Markings: Unmarked, tested, and guaranteed. Country of Origin: United States, Pueblo Nation. Gram Weight: 19.7 grams.Length: 9.91 mm to 12.59 mm. Width: 8.86 mm to 4.53 mm. Color: opaque bright blue hue with a tan and gray matrix. Accent Stone: Red branch coral, shell. Red branch coral: 9.90 mm to 13.12 mm long, 2.73 mm to 3.4 mm wide, semi-translucent red-orange hue. Shell: 1.0 mm to 3.56 mm long, 4.65 mm to 5.04 mm wide, opaque cream, tan, and brown hues. Stone Treatment: The stone(s) appear to be untreated, but we are not certified gemologists. Stone(s) have been tested and guaranteed using a professional Presidium Duo refractive, heat, and hardness tester. Stone Cuts: Carved and polished heishi shell beads, tumbled and polished turquoise stones, polished branch coral stones. Width: 0.12" to 0.53". Link Type: Beads and stones on wire.
Handmade by a talented Pueblo artisan located in Santa Domingo Pueblo (now Kewa Pubelo), New Mexico, in the 1950s. Features a long wire adorned with a multitude of turquoise, red branch coral, and shell heishi beads. The bright blue turquoise stones are tumbled and polished, contrasting beautifully with the carved cream, tan, and brown shell beads and the naturally long red-orange branch coral stones. Each shell bead was expertly hand-carved. Sterling silver hand-made beads also accent the turquoise and red coral stones.
Finished with a barrel clasp for secure wear. There is some tarnish on the sterling silver, giving the necklace a lovely antique quality. There appears to be one sterling silver bench bead missing from the necklace; this does not affect wear. This listing is for the item only.
This beautiful piece was made by a very talented Native American silversmith. It features handcrafted silversmith work throughout. Antique Native American jewelry is very rare to find. This is due to these pieces being made for reservation and personal use before the tourist trade became popular. Very few pieces were made and even less survived to today.
Kewa Pueblo, formerly known as Santo Domingo Pueblo, is located on the Rio Grande and is particularly known for Native Pueblo artists who create heishi necklaces made of bone, shell and turquoise beads, some of which are so finely cut that they almost look like strands of hair. These beautiful and colorful necklaces are also sometimes incorrectly identified as "Depression Jewelry", however their origin certainly predates the Great Depression, and they are still being made today by Kewa artists. Pueblo artisans are also quite famous for their inlaid mosaic-like pieces. The concept of Pawn, Old Pawn, and Dead Pawn Native American Jewelry came to be in the 1800s. When a loan wasn't repaid, the item became known as either "Old Pawn" or Dead Pawn.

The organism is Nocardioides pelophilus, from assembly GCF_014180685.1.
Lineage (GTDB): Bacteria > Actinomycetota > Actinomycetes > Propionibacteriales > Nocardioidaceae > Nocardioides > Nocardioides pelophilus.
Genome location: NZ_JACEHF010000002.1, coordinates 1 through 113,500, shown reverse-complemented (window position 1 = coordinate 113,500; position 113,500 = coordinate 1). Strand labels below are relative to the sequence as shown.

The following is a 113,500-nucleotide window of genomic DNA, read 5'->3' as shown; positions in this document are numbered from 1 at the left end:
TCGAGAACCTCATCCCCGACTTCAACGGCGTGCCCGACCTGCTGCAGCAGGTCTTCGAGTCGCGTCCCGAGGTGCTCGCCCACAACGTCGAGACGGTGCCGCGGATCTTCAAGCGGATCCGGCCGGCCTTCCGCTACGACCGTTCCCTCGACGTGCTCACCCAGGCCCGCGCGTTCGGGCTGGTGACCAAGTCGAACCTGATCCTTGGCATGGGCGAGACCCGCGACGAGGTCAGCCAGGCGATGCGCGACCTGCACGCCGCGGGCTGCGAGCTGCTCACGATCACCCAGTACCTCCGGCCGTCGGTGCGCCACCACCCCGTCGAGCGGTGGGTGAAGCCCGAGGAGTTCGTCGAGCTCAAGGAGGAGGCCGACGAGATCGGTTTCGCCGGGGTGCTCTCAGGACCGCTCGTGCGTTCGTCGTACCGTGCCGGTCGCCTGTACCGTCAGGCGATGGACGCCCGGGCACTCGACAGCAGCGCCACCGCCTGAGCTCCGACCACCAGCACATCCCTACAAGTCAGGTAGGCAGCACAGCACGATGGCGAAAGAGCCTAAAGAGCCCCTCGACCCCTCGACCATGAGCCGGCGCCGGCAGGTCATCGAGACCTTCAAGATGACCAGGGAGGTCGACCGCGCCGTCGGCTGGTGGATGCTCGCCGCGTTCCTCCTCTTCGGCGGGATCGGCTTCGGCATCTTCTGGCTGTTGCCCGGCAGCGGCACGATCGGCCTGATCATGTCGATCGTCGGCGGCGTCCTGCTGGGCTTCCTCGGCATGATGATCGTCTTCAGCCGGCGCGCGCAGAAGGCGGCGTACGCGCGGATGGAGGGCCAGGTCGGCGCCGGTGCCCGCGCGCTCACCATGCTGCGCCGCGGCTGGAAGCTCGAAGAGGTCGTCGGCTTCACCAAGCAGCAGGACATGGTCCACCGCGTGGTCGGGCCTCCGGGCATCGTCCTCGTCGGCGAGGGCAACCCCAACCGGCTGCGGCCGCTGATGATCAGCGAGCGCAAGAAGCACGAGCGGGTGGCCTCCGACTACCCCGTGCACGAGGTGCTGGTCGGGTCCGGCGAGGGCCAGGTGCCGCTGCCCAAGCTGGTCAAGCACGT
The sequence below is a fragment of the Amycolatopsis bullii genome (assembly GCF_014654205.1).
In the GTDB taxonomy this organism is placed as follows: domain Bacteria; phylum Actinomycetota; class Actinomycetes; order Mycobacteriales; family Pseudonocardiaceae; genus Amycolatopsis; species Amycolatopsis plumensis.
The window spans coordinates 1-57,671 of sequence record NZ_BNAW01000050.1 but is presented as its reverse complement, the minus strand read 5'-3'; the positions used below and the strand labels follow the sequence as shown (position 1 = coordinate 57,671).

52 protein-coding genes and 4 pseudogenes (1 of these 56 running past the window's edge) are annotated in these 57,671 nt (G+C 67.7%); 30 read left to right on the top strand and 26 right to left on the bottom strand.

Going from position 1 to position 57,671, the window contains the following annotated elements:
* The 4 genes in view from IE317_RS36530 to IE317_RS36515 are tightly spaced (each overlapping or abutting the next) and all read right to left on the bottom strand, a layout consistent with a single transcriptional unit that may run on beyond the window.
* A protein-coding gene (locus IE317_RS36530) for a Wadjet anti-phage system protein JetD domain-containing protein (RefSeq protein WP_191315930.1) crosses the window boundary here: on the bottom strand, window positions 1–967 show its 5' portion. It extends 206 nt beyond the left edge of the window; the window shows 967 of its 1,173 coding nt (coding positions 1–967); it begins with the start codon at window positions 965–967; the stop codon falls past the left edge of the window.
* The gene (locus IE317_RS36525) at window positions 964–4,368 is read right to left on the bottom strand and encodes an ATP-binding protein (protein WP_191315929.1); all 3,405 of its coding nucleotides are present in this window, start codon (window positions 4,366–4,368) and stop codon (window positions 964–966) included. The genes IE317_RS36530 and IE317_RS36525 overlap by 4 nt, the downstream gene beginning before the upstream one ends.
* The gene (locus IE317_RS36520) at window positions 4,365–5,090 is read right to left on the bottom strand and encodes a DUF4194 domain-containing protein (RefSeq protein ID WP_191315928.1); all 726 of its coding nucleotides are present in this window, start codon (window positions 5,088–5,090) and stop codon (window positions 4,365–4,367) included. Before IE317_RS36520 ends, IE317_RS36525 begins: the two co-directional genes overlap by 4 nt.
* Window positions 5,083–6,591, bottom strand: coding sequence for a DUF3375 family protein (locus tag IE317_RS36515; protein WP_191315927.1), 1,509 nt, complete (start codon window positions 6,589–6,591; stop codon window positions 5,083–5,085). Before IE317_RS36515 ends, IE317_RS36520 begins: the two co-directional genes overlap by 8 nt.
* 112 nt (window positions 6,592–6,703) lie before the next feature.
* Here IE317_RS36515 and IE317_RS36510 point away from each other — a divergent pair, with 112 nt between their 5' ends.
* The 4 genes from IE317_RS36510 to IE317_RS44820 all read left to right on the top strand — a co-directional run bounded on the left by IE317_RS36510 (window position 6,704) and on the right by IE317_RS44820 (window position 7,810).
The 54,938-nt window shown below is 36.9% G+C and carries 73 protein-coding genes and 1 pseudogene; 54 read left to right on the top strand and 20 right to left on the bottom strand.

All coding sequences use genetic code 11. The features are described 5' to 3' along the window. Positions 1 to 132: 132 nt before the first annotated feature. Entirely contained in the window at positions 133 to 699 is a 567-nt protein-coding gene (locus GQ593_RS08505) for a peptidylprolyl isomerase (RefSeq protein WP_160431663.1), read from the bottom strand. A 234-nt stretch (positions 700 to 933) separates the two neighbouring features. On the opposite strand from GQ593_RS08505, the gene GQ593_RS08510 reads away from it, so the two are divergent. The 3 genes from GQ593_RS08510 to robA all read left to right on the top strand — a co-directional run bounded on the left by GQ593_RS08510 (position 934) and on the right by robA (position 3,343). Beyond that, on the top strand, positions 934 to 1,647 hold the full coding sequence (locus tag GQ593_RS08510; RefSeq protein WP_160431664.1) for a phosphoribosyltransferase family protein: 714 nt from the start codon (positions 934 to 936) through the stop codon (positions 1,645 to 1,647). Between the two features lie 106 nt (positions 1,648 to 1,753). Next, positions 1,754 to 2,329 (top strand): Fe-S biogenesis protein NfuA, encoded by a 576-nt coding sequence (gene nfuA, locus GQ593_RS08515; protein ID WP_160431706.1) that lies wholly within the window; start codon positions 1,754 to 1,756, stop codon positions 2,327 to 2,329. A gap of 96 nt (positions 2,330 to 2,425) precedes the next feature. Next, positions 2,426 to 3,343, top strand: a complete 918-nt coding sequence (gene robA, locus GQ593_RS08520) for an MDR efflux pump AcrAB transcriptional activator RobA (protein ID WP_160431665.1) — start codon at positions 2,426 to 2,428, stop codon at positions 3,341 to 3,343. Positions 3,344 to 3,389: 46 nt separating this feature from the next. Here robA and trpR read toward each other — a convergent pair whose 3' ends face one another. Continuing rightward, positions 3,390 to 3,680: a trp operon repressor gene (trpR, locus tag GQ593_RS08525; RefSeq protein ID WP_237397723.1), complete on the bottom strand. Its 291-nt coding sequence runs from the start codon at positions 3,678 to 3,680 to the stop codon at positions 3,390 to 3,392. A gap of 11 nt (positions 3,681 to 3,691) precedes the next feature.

Heishi, or Heishe (pronounced "hee shee"), are tiny beads that are disc-, tube-, and even sometimes square-shaped, originally made from shell that has been ground and drilled. In modern times, Heishi has come to mean any tiny hand-made beads of any natural material. Modern Heishi pieces include stone, wood, bone, nuts, eggs, and metal. The oldest examples of Heishi date back to around 6000 BCE, to the Pueblo Native Americans, and is the oldest form of jewelry in New Mexico. The word Heishi means "shell" and ancient Pueblo artisans used many kinds of seashells that they obtained through trade with tribes in the Gulf of California; including spiny oysters, mother-of-pearl, and melon shell.Turquoise is found all over the world and has been a popular semi-precious stone used in jewelry and art for thousands of years by many different cultures; from prehistoric times to the present. Turquoise comes in many beautiful color variations; from the popular bright solid sky-blue hues to dark blue hues with dark spiderwebbing throughout, as well as aqua, teal, and many green varieties, and even. Some rare white with dark spiderwebbing. Red Coral is a highly prized stone by Native American cultures and has long been used by artisans in the Southwest. Spanish traders introduced coral to the Navajo, Zuni, Hopi, and other tribes, and it quickly became a sign and symbol of wealth and status in many different Native American cultures. It varies in color from deep red to orange, with red being the preferred choice of Native American jewelry makers. This item is in the category "Jewelry & Watches\Ethnic, Regional & Tribal\Necklaces & Pendants". The seller is "abeautifultimeco" and is located in this country: US.
This item can be shipped worldwide.